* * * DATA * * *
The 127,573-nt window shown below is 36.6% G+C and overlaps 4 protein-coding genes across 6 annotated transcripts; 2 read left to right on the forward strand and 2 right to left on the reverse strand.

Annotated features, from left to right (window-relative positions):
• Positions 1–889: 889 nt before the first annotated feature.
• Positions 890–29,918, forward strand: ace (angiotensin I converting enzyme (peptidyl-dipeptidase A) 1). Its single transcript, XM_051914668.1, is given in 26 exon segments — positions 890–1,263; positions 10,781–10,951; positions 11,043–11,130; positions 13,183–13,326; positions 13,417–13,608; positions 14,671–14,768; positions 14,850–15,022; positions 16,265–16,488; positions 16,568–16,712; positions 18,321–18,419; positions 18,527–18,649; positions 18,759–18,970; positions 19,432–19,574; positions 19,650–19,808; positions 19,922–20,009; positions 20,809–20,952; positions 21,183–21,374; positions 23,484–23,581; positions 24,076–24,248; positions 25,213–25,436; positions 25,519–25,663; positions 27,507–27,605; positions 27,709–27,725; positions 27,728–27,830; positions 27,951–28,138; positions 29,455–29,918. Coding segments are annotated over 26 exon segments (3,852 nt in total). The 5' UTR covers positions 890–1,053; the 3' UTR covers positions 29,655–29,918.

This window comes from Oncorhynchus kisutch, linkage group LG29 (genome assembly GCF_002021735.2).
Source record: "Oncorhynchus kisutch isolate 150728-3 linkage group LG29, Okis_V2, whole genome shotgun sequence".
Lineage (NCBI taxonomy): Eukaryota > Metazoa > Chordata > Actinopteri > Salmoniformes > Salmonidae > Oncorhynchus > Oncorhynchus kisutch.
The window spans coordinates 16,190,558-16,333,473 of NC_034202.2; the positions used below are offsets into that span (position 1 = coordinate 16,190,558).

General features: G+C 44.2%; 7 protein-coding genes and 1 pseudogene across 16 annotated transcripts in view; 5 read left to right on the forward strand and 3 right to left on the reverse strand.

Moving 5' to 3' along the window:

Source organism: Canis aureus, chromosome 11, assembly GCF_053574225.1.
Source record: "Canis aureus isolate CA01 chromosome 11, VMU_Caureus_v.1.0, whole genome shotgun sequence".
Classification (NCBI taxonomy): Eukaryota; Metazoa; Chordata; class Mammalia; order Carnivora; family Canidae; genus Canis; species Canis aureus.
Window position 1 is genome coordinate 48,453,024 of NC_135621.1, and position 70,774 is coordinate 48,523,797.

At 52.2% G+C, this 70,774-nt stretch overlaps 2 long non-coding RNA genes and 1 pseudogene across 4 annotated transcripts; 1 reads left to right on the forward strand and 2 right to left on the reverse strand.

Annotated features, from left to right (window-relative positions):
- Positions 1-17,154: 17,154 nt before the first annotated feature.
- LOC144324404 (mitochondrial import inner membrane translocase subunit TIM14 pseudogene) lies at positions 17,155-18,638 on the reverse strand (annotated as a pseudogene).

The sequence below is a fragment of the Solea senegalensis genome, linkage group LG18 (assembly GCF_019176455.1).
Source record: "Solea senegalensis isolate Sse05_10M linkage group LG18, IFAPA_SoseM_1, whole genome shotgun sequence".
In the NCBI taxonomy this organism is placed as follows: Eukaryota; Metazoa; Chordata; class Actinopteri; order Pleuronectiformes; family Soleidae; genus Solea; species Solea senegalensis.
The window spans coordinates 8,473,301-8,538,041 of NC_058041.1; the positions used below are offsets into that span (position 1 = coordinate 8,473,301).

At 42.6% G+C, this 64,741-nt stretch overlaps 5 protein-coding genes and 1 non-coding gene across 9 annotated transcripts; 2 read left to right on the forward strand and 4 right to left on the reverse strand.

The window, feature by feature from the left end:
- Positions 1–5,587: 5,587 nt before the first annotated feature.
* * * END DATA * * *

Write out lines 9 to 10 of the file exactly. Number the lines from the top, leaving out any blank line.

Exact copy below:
General features: G+C 44.2%; 7 protein-coding genes and 1 pseudogene across 16 annotated transcripts in view; 5 read left to right on the forward strand and 3 right to left on the reverse strand.

Moving 5' to 3' along the window: